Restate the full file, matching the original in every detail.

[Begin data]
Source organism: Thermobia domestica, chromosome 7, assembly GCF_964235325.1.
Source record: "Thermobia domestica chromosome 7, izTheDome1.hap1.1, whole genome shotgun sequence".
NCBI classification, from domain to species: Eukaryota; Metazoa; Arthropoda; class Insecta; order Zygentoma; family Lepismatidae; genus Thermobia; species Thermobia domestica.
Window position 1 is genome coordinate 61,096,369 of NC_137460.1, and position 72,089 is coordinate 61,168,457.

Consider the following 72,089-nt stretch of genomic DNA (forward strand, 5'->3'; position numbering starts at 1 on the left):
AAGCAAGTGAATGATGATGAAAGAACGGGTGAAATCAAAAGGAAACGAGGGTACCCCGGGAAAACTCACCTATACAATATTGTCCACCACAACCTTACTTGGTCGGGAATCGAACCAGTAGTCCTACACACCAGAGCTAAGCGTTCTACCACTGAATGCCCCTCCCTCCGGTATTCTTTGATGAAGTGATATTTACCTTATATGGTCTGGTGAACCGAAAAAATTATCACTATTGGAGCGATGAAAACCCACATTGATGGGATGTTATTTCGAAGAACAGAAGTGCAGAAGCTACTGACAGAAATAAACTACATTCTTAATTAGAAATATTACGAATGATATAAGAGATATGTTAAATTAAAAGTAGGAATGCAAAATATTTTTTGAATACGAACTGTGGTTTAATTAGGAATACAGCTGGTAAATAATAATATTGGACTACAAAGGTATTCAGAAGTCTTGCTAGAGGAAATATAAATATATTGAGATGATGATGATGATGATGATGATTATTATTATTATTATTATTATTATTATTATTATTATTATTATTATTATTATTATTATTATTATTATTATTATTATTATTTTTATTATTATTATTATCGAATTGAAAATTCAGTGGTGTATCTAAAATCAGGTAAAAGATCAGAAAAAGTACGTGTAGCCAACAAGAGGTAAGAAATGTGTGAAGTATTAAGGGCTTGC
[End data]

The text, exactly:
Source organism: Thermobia domestica, chromosome 7, assembly GCF_964235325.1.
Source record: "Thermobia domestica chromosome 7, izTheDome1.hap1.1, whole genome shotgun sequence".
NCBI classification, from domain to species: Eukaryota; Metazoa; Arthropoda; class Insecta; order Zygentoma; family Lepismatidae; genus Thermobia; species Thermobia domestica.
Window position 1 is genome coordinate 61,096,369 of NC_137460.1, and position 72,089 is coordinate 61,168,457.

Consider the following 72,089-nt stretch of genomic DNA (forward strand, 5'->3'; position numbering starts at 1 on the left):
AAGCAAGTGAATGATGATGAAAGAACGGGTGAAATCAAAAGGAAACGAGGGTACCCCGGGAAAACTCACCTATACAATATTGTCCACCACAACCTTACTTGGTCGGGAATCGAACCAGTAGTCCTACACACCAGAGCTAAGCGTTCTACCACTGAATGCCCCTCCCTCCGGTATTCTTTGATGAAGTGATATTTACCTTATATGGTCTGGTGAACCGAAAAAATTATCACTATTGGAGCGATGAAAACCCACATTGATGGGATGTTATTTCGAAGAACAGAAGTGCAGAAGCTACTGACAGAAATAAACTACATTCTTAATTAGAAATATTACGAATGATATAAGAGATATGTTAAATTAAAAGTAGGAATGCAAAATATTTTTTGAATACGAACTGTGGTTTAATTAGGAATACAGCTGGTAAATAATAATATTGGACTACAAAGGTATTCAGAAGTCTTGCTAGAGGAAATATAAATATATTGAGATGATGATGATGATGATGATGATTATTATTATTATTATTATTATTATTATTATTATTATTATTATTATTATTATTATTATTATTATTATTATTATTATTATTTTTATTATTATTATTATCGAATTGAAAATTCAGTGGTGTATCTAAAATCAGGTAAAAGATCAGAAAAAGTACGTGTAGCCAACAAGAGGTAAGAAATGTGTGAAGTATTAAGGGCTTGC